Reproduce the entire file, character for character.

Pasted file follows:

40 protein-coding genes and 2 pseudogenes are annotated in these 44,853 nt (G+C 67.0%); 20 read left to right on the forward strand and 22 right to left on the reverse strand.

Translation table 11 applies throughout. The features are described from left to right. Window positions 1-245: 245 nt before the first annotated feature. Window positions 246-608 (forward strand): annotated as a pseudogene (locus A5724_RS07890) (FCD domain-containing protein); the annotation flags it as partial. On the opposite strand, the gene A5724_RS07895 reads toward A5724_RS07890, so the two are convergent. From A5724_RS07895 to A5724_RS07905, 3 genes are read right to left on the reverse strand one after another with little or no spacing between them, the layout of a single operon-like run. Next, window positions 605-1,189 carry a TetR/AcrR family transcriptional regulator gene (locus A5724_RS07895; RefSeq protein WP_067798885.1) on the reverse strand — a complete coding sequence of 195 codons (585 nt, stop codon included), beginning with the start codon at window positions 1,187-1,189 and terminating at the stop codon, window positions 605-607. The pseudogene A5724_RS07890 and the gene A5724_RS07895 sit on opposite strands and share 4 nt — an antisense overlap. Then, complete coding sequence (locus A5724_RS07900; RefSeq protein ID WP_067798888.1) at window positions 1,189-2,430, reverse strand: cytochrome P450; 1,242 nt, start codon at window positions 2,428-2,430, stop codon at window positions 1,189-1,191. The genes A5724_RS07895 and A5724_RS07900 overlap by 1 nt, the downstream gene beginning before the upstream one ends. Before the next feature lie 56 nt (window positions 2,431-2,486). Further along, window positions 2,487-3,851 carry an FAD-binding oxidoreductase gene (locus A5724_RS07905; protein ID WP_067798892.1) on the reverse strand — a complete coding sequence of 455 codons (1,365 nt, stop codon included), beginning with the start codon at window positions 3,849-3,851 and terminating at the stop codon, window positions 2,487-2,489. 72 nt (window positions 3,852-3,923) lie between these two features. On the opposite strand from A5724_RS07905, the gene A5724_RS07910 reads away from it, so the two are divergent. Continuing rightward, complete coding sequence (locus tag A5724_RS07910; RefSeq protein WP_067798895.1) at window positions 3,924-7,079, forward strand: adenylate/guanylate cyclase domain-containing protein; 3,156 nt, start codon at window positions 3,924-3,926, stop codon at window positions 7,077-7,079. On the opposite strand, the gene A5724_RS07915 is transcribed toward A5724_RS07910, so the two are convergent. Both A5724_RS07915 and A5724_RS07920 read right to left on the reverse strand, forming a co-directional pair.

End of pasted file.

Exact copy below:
40 protein-coding genes and 2 pseudogenes are annotated in these 44,853 nt (G+C 67.0%); 20 read left to right on the forward strand and 22 right to left on the reverse strand.

Translation table 11 applies throughout. The features are described from left to right. Window positions 1-245: 245 nt before the first annotated feature. Window positions 246-608 (forward strand): annotated as a pseudogene (locus A5724_RS07890) (FCD domain-containing protein); the annotation flags it as partial. On the opposite strand, the gene A5724_RS07895 reads toward A5724_RS07890, so the two are convergent. From A5724_RS07895 to A5724_RS07905, 3 genes are read right to left on the reverse strand one after another with little or no spacing between them, the layout of a single operon-like run. Next, window positions 605-1,189 carry a TetR/AcrR family transcriptional regulator gene (locus A5724_RS07895; RefSeq protein WP_067798885.1) on the reverse strand — a complete coding sequence of 195 codons (585 nt, stop codon included), beginning with the start codon at window positions 1,187-1,189 and terminating at the stop codon, window positions 605-607. The pseudogene A5724_RS07890 and the gene A5724_RS07895 sit on opposite strands and share 4 nt — an antisense overlap. Then, complete coding sequence (locus A5724_RS07900; RefSeq protein ID WP_067798888.1) at window positions 1,189-2,430, reverse strand: cytochrome P450; 1,242 nt, start codon at window positions 2,428-2,430, stop codon at window positions 1,189-1,191. The genes A5724_RS07895 and A5724_RS07900 overlap by 1 nt, the downstream gene beginning before the upstream one ends. Before the next feature lie 56 nt (window positions 2,431-2,486). Further along, window positions 2,487-3,851 carry an FAD-binding oxidoreductase gene (locus A5724_RS07905; protein ID WP_067798892.1) on the reverse strand — a complete coding sequence of 455 codons (1,365 nt, stop codon included), beginning with the start codon at window positions 3,849-3,851 and terminating at the stop codon, window positions 2,487-2,489. 72 nt (window positions 3,852-3,923) lie between these two features. On the opposite strand from A5724_RS07905, the gene A5724_RS07910 reads away from it, so the two are divergent. Continuing rightward, complete coding sequence (locus tag A5724_RS07910; RefSeq protein WP_067798895.1) at window positions 3,924-7,079, forward strand: adenylate/guanylate cyclase domain-containing protein; 3,156 nt, start codon at window positions 3,924-3,926, stop codon at window positions 7,077-7,079. On the opposite strand, the gene A5724_RS07915 is transcribed toward A5724_RS07910, so the two are convergent. Both A5724_RS07915 and A5724_RS07920 read right to left on the reverse strand, forming a co-directional pair.